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Wednesday, October 23, 2013

Marseilles Day 2 - Life and Lunch

By Kim Wright

Marseille is a historic fishing town and fishing continues to be important
to the community to this day 

Sylvia Earle said, "the most important thing we extract from the ocean is our existence," and thus began Day Two of IMPAC III - and my foray into the science of ecosystem valuation. There are three things about the day that really stand out:
  1. The lunch of sautéed squid was really fantastic
  2.  I almost fell asleep during the afternoon session
  3. Both of these experiences described above are absolutely related to ecosystem services.
In the first case, the link is direct. Marseille is a port town with a history of fishing and lively fish markets. It is one of the many communities on the Mediterranean whose economy and food is derived from the ocean. But our oceans are over-fished and its ability to provide fish to our ever growing populations cannot be taken for granted.

I heard today that no-take MPAs show a 30 percent increase in biodiversity when compared to similarly situated unprotected sites, and that there are 1.5 to 2 times more fish in them. Those fish spill out making the fishing better in proximity to MPAs.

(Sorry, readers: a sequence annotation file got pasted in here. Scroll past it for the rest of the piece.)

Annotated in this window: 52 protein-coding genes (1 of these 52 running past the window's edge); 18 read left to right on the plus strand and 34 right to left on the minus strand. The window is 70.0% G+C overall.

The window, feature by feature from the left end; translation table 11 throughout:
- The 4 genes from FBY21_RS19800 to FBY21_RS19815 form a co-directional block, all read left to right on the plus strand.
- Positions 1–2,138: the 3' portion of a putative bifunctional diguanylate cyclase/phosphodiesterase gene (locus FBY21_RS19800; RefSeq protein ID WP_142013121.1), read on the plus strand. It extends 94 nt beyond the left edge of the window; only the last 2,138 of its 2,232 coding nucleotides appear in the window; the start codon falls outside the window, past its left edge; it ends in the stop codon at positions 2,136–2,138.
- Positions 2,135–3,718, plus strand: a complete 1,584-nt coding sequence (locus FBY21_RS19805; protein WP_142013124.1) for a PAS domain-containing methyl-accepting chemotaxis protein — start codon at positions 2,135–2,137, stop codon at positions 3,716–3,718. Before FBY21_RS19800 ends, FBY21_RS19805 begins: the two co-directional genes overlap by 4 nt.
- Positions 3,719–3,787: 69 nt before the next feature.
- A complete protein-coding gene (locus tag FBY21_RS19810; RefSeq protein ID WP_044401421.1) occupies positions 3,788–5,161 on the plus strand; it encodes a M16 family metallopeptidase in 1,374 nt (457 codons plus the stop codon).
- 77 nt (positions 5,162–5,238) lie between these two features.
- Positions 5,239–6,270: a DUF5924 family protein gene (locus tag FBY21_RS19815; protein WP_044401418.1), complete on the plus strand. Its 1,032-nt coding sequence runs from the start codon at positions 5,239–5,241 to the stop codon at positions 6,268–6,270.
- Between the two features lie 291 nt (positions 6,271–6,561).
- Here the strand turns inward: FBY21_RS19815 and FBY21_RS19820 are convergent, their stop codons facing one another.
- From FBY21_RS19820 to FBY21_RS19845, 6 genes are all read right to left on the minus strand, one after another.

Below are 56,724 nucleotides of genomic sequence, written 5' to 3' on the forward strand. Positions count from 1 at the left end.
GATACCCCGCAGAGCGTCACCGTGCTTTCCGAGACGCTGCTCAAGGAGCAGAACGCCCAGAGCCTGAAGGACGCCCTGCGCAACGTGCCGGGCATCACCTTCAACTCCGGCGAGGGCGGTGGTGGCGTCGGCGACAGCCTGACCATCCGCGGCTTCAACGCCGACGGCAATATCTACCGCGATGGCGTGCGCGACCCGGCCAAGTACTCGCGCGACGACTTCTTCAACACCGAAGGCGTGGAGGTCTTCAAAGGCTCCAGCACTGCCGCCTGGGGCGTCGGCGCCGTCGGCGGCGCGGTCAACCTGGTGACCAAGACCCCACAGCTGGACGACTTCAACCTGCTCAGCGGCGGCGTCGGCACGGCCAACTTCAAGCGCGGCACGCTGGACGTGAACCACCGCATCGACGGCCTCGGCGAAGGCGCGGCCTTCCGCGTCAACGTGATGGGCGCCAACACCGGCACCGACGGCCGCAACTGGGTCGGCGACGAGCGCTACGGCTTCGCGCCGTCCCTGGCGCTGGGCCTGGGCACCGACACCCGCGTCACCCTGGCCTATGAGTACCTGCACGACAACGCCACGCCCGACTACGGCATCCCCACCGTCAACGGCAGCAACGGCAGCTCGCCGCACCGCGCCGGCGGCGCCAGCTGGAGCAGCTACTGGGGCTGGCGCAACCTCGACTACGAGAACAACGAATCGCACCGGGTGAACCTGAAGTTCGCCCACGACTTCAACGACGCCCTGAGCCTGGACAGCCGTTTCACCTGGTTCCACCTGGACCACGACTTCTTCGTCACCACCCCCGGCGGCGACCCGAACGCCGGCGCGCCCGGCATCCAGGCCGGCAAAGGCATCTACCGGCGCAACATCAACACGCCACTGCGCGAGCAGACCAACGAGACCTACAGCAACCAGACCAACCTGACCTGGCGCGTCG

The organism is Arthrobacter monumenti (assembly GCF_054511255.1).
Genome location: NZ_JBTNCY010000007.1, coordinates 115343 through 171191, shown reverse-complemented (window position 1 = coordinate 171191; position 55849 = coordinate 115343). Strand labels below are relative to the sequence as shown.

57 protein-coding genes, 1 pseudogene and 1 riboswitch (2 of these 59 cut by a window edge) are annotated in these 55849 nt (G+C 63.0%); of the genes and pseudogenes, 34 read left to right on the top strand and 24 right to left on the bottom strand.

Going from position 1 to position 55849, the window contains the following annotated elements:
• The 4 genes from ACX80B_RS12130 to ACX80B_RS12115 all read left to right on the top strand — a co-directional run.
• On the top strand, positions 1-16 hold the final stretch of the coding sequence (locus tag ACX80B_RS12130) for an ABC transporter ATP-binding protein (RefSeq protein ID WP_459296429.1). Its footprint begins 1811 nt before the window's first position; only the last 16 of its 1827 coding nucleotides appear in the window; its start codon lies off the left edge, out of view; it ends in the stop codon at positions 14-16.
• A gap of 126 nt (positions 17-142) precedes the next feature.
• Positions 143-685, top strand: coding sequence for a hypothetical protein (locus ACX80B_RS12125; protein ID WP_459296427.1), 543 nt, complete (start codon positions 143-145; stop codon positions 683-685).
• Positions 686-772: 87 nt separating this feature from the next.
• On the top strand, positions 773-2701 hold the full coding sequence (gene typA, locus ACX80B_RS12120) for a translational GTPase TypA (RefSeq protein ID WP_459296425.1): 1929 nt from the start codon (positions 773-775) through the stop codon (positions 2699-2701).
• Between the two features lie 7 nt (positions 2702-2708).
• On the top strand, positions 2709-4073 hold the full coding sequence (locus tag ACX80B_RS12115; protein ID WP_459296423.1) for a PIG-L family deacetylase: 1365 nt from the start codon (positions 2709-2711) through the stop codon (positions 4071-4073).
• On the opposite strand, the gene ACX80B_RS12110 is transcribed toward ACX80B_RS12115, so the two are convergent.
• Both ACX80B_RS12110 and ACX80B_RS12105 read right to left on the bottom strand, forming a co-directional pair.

My second experience (although you might think it is related to jetlag or the wonderful wine that was served with lunch) is indirectly linked to ocean ecosystem services. My sleepiness was actually due to attending a very popular seminar in a small room with windows did not open.  The room's oxygen was running out (at least for the purpose of this blog is what I am telling myself).

Which brings us to one of the most powerful contributions of the ocean to our planet: the phytoplankton that produces half of Earth’s oxygen. Anything that impacts the phytoplankton—such as ocean acidification—also impacts our oxygen supply.  A short walk outside helped my drowsiness enormously.

What I learned is that valuing our ocean ecosystem is not always about attaching a monetary value to the ocean's contributions (although for some things this can be done), but rather, valuation is a communication tool that allows us to better understand the contribution of oceans to our lunch and lives!

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